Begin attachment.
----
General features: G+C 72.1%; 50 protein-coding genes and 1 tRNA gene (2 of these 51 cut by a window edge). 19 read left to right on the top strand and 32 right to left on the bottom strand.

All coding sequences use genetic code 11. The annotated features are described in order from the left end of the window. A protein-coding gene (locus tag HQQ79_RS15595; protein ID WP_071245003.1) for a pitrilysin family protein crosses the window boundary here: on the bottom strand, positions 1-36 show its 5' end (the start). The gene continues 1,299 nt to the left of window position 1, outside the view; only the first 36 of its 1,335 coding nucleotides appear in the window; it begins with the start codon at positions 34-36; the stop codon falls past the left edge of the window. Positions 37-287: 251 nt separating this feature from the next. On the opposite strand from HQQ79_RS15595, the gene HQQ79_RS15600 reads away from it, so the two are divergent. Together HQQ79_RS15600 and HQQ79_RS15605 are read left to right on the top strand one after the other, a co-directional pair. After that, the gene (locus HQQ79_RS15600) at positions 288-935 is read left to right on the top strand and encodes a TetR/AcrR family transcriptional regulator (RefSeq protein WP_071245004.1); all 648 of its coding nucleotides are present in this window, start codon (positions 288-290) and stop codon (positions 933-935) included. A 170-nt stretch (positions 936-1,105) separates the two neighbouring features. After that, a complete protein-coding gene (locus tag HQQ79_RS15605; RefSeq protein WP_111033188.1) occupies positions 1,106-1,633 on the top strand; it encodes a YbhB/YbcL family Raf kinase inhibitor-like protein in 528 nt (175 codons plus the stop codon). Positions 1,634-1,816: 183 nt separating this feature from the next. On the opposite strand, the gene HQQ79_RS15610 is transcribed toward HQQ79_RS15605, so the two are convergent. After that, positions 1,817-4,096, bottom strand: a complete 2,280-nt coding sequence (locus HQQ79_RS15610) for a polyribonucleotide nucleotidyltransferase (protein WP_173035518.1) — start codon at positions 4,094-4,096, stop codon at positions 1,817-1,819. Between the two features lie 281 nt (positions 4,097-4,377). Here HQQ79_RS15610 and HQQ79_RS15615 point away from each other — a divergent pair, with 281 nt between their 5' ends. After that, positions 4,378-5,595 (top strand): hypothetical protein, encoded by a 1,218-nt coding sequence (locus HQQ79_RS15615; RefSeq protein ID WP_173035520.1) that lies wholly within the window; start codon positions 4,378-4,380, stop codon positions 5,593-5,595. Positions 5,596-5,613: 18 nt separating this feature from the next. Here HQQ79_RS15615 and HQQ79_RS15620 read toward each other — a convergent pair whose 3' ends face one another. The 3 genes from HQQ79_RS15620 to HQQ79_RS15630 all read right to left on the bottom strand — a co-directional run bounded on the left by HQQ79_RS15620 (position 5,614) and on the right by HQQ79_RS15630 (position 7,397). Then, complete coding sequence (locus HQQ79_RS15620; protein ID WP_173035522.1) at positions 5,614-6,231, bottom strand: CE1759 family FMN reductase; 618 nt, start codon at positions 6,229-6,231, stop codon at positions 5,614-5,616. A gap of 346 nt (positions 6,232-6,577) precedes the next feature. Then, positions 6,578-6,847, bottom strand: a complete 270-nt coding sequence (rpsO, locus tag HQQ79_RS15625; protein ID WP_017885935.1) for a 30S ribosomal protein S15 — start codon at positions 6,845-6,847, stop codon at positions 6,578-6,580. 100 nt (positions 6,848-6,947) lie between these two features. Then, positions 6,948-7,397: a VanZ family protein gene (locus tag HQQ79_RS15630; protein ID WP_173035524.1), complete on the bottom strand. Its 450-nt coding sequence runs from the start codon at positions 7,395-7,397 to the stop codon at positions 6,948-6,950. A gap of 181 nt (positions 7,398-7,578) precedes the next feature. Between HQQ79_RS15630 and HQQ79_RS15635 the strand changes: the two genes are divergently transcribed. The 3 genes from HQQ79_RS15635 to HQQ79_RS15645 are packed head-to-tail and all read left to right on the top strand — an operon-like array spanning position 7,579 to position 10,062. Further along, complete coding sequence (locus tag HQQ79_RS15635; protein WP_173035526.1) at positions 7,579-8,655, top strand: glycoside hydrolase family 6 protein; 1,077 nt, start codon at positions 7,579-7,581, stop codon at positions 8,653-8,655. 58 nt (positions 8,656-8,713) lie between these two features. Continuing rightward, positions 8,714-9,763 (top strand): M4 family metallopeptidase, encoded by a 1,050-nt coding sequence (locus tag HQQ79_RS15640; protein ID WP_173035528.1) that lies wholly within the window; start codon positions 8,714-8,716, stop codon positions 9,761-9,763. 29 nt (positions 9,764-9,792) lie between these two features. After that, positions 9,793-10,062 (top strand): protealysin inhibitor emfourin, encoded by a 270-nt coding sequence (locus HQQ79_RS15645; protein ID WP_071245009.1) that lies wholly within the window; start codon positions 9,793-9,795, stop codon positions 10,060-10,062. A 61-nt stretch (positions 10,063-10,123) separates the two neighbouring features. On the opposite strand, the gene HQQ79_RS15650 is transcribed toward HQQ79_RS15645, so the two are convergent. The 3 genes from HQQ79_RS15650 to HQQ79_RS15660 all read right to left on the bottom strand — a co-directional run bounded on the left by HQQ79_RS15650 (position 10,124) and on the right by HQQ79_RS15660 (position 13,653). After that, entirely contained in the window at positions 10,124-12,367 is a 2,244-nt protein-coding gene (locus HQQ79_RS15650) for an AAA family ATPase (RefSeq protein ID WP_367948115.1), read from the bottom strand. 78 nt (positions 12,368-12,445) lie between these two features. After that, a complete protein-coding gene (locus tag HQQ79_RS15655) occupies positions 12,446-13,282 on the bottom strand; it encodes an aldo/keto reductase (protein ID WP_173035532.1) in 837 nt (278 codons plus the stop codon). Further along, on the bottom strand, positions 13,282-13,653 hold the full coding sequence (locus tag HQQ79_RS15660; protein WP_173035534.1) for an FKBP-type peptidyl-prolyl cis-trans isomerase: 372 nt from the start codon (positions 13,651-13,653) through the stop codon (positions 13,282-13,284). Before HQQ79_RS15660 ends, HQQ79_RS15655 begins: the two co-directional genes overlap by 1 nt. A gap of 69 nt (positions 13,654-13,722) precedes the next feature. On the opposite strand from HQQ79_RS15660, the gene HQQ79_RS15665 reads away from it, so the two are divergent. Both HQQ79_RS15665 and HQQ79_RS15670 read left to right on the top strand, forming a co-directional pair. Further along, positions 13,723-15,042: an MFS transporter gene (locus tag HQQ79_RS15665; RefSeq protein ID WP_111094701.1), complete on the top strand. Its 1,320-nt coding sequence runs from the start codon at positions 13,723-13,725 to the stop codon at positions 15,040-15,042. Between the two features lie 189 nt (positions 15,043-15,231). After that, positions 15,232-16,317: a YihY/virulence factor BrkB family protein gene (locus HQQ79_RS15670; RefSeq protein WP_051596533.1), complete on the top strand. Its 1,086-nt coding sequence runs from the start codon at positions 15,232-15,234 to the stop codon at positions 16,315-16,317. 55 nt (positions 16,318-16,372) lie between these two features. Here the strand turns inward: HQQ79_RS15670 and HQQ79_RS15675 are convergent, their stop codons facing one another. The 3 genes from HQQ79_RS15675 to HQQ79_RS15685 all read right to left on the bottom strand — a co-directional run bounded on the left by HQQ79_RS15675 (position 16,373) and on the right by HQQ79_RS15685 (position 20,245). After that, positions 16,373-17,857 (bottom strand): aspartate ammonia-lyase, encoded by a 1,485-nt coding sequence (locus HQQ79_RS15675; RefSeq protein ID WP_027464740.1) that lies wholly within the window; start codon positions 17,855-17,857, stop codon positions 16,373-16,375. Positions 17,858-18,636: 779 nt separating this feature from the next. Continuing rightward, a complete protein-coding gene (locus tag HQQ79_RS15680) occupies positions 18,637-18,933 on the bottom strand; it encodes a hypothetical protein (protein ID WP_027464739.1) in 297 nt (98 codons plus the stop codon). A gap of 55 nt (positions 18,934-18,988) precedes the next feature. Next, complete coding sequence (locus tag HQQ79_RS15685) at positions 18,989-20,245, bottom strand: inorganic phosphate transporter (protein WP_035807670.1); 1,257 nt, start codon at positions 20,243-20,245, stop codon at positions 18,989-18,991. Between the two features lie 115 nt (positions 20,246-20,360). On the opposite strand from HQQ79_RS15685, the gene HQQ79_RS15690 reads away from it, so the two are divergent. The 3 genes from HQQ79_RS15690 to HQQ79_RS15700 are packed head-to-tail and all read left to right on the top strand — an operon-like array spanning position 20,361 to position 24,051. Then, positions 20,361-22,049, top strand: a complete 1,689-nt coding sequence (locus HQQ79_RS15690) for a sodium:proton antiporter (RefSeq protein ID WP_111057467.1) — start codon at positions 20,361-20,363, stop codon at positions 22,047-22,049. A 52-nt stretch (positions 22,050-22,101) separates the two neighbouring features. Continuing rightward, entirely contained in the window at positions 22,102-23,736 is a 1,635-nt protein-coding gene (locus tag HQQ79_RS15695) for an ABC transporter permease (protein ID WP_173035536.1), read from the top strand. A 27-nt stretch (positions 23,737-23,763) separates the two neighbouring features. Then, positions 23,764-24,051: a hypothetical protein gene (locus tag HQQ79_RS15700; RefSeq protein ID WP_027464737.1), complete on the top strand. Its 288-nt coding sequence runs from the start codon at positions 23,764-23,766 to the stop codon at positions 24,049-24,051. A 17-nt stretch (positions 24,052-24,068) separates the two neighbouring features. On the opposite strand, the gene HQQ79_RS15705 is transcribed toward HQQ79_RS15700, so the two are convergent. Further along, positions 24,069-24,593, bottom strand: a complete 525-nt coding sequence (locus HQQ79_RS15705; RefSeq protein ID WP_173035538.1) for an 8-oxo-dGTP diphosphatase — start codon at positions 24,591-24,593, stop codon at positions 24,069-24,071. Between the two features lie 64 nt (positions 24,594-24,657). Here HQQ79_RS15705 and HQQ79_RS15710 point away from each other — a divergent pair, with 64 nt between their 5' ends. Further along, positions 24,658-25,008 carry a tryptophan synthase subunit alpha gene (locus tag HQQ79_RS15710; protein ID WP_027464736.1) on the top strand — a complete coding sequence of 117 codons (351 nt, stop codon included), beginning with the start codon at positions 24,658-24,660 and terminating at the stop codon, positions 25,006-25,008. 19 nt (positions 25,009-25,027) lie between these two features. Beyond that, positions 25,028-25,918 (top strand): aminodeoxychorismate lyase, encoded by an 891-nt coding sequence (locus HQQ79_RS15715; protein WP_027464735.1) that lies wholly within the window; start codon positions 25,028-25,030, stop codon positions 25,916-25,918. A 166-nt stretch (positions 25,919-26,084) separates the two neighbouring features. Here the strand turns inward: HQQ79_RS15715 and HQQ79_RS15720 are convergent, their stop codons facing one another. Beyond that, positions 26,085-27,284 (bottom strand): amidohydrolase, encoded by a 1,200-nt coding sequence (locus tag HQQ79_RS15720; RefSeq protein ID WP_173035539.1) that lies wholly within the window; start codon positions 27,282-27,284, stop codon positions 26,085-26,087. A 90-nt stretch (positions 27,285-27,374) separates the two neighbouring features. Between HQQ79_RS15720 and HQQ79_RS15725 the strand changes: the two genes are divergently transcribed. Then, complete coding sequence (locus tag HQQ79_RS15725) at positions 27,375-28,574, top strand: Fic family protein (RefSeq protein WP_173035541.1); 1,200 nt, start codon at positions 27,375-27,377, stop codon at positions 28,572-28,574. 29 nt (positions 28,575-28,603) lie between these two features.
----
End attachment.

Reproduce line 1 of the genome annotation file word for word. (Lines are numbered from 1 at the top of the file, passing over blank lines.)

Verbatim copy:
General features: G+C 72.1%; 50 protein-coding genes and 1 tRNA gene (2 of these 51 cut by a window edge). 19 read left to right on the top strand and 32 right to left on the bottom strand.